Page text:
Do you know your risks? This page is dedicated to providing you with information and resources for making healthy lifestyle choices to reduce your risk for stroke.
What is a stroke?
A stroke, or brain attack, happens when blood flow to your brain is stopped. It is an emergency situation.
The brain needs a constant supply of oxygen and nutrients in order to work well. If blood supply is stopped even for a short time, this can cause problems. Brain cells begin to die after just a few minutes without blood or oxygen.
When brain cells die, brain function is lost. You may not be able to do things that are controlled by that part of the brain. For example, a stroke may affect your ability to:
- Think and remember
- Control your bowel and bladder
- Control your emotions
- Control other vital body functions
A stroke can happen to anyone at any time.
Risk Factors for Stroke: Evaluating the risk for stroke is based on heredity, natural processes, and lifestyle. Many risk factors for stroke can be changed or managed, while others that relate to hereditary or natural processes cannot be changed.
Higher Stroke Risk for Women: Stroke affects more women than men and is the third leading cause of death in women according to the American Stroke Association. Pregnancy increases the risk of stroke in young women, and pregnant women with preeclampsia are at a great risk for stroke later in life. Birth control pills also increase the risk of stroke as well as hormone replacement therapy. Women suffering from migraines with aura who smoke have a higher risk of stroke than women who don’t smoke. Atrial fibrillation significantly increases stroke risk and is more common in women. Read how women with these risk factors can lower their risk of stroke at strokeassociation.org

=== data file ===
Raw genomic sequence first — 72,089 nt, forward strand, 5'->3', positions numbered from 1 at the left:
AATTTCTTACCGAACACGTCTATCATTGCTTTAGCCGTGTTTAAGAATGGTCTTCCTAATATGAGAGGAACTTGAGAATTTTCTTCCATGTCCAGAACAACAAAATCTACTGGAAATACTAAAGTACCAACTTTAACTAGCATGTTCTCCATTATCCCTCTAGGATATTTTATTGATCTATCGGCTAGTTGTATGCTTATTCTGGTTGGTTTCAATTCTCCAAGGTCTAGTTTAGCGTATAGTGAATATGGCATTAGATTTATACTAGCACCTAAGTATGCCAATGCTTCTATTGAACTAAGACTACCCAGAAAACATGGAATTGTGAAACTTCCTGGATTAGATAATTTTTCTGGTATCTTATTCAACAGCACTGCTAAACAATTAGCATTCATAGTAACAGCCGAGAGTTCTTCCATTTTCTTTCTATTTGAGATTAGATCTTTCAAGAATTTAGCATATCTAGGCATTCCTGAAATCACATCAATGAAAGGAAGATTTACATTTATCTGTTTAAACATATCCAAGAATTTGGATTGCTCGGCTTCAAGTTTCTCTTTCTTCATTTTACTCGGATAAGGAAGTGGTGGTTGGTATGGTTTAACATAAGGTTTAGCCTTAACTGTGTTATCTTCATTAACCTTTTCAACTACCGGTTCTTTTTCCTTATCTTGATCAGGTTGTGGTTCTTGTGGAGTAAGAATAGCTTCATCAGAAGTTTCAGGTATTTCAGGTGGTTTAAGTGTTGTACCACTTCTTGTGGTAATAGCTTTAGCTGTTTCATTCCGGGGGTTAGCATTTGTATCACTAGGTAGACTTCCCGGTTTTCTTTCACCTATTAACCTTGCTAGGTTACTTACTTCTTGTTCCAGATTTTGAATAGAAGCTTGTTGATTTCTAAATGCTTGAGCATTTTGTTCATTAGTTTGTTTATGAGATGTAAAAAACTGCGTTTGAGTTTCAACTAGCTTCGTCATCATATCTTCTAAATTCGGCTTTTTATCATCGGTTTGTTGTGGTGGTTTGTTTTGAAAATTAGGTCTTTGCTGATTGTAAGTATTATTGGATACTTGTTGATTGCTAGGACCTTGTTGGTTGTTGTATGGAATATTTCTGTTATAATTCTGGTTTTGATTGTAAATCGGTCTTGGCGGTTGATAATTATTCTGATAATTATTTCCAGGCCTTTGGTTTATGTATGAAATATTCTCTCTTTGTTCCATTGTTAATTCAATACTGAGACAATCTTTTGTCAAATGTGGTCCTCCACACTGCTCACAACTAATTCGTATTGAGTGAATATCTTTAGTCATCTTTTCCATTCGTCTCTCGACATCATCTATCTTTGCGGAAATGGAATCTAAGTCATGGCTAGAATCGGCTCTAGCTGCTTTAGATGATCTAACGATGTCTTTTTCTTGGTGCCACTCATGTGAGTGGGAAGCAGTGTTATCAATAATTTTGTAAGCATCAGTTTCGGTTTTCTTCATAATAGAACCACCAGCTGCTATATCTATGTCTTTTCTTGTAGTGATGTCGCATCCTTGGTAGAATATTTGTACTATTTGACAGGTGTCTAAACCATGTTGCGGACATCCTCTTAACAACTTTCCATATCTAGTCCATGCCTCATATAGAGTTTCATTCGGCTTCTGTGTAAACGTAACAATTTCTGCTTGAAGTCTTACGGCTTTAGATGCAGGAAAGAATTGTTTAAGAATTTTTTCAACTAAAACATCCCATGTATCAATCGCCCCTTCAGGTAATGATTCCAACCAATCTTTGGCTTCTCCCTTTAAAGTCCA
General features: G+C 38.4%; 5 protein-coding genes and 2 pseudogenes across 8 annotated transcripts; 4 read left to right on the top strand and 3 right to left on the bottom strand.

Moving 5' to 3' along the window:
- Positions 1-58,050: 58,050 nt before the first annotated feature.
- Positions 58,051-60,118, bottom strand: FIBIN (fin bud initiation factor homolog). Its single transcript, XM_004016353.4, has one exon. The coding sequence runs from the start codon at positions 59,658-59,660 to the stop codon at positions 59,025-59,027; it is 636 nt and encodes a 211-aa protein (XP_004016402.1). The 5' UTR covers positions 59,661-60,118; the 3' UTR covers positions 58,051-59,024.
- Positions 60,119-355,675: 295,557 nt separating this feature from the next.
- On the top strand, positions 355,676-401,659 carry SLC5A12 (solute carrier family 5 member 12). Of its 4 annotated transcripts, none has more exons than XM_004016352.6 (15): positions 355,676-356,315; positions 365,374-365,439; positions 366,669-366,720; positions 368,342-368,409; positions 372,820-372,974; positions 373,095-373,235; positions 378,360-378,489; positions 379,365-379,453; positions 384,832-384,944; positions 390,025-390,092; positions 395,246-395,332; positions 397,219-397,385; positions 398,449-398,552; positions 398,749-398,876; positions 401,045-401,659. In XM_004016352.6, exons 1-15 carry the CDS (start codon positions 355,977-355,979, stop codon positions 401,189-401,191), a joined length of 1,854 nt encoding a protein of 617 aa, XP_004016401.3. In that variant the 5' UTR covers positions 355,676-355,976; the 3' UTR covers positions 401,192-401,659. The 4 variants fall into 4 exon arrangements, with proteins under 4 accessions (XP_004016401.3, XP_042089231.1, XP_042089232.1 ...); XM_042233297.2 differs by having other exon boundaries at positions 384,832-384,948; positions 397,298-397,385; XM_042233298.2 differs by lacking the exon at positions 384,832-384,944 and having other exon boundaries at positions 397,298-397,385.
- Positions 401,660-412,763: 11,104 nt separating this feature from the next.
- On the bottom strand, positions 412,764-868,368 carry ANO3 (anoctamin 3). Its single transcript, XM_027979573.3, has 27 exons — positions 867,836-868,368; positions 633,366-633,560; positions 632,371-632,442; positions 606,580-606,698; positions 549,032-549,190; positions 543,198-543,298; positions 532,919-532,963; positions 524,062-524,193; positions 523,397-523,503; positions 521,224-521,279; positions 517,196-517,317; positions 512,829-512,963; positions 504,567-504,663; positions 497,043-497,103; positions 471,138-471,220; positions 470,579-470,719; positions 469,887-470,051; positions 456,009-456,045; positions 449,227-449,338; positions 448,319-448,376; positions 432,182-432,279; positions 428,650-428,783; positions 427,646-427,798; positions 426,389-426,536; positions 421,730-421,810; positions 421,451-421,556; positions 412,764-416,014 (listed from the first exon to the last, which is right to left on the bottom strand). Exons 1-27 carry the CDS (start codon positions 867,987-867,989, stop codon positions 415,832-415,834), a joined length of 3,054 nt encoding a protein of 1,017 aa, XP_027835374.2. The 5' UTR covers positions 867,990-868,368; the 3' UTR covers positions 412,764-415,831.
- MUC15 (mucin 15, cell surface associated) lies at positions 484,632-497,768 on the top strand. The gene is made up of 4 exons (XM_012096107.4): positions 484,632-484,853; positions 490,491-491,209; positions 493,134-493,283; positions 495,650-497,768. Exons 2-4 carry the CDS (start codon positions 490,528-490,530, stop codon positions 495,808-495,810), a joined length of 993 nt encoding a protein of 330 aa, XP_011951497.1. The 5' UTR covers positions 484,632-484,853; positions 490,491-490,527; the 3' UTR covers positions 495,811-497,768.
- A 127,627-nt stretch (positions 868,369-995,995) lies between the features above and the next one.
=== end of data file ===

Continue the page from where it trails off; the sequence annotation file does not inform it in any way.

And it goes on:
Find out how much you know about strokes and what causes them.Take our stroke quiz
What is normal blood pressure? Normal blood pressure is defined as a reading below 120/80; this is the pumping pressure that keeps blood circulating normally throughout the body. Anything higher than those numbers is too high although hypertension is usually defined as consistent readings of 140/90 or above. Blood pressure varies, of course, from minute to minute depending on what you’re doing, your level of stress, the time of day, the outside temperature, and many other factors. A diagnosis of high blood pressure, as a result, is based on an average of many readings over a period of time. Although the nurse may inflate the cuff on your arm at every doctor’s visit, this is merely a brief snapshot of your actual blood pressure.
Do you know your risk factors for high blood pressure? Take the Blood Pressure Quiz
Tips for Monitoring Your Blood Pressure. The American Heart Association stresses the value of blood pressure monitoring outside the doctor’s office. Home blood pressure monitoring can be a good way for you and your doctor to learn how your blood pressure changes during the day.
What is a Brain Attack? The effects of stroke (brain attack) vary from person to person based on the type, severity, location, and number of strokes. The brain is extremely complex and each area of the brain is responsible for a special function or ability. Learn more about the effects of a stroke.
Lifestyle Changes: Diet and Exercise Adopting a lifestyle that includes regular physical activity and a healthy diet can help lower your blood pressure and reduce your risk for stroke and heart disease.
Dietary Approaches: Stop Hypertension. The (DASH) diet, has been shown to reduce blood pressure. This diet is low in saturated fat, cholesterol, and total fat. The diet emphasizes fruits, vegetables, and low-fat dairy products. Learn more about the DASH Diet.